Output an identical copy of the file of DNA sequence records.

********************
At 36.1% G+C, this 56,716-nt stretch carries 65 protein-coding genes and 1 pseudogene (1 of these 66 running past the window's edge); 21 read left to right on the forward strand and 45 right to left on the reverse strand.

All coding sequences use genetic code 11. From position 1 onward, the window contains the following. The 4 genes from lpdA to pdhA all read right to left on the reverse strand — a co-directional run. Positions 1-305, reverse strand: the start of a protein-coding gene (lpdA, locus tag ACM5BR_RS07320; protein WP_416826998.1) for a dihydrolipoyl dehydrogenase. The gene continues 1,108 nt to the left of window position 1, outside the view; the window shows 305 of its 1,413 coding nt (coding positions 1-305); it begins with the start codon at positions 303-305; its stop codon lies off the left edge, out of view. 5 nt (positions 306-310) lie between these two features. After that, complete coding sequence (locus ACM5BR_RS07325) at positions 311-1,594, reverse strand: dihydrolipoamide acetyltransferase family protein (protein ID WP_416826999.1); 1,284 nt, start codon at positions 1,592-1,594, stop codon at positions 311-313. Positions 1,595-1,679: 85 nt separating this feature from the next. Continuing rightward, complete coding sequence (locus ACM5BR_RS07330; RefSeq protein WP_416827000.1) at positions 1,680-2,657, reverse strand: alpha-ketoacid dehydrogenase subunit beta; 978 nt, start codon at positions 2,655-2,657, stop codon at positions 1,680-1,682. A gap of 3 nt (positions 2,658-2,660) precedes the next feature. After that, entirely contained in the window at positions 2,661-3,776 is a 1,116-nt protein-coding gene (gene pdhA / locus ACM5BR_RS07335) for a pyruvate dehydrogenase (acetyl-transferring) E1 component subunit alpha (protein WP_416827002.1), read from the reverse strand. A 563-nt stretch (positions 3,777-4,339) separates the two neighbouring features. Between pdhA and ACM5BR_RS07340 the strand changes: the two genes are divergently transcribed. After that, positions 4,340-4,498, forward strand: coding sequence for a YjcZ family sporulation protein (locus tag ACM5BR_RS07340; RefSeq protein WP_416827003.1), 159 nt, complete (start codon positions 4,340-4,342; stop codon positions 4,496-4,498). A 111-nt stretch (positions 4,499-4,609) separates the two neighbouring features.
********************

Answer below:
At 36.1% G+C, this 56,716-nt stretch carries 65 protein-coding genes and 1 pseudogene (1 of these 66 running past the window's edge); 21 read left to right on the forward strand and 45 right to left on the reverse strand.

All coding sequences use genetic code 11. From position 1 onward, the window contains the following. The 4 genes from lpdA to pdhA all read right to left on the reverse strand — a co-directional run. Positions 1-305, reverse strand: the start of a protein-coding gene (lpdA, locus tag ACM5BR_RS07320; protein WP_416826998.1) for a dihydrolipoyl dehydrogenase. The gene continues 1,108 nt to the left of window position 1, outside the view; the window shows 305 of its 1,413 coding nt (coding positions 1-305); it begins with the start codon at positions 303-305; its stop codon lies off the left edge, out of view. 5 nt (positions 306-310) lie between these two features. After that, complete coding sequence (locus ACM5BR_RS07325) at positions 311-1,594, reverse strand: dihydrolipoamide acetyltransferase family protein (protein ID WP_416826999.1); 1,284 nt, start codon at positions 1,592-1,594, stop codon at positions 311-313. Positions 1,595-1,679: 85 nt separating this feature from the next. Continuing rightward, complete coding sequence (locus ACM5BR_RS07330; RefSeq protein WP_416827000.1) at positions 1,680-2,657, reverse strand: alpha-ketoacid dehydrogenase subunit beta; 978 nt, start codon at positions 2,655-2,657, stop codon at positions 1,680-1,682. A gap of 3 nt (positions 2,658-2,660) precedes the next feature. After that, entirely contained in the window at positions 2,661-3,776 is a 1,116-nt protein-coding gene (gene pdhA / locus ACM5BR_RS07335) for a pyruvate dehydrogenase (acetyl-transferring) E1 component subunit alpha (protein WP_416827002.1), read from the reverse strand. A 563-nt stretch (positions 3,777-4,339) separates the two neighbouring features. Between pdhA and ACM5BR_RS07340 the strand changes: the two genes are divergently transcribed. After that, positions 4,340-4,498, forward strand: coding sequence for a YjcZ family sporulation protein (locus tag ACM5BR_RS07340; RefSeq protein WP_416827003.1), 159 nt, complete (start codon positions 4,340-4,342; stop codon positions 4,496-4,498). A 111-nt stretch (positions 4,499-4,609) separates the two neighbouring features.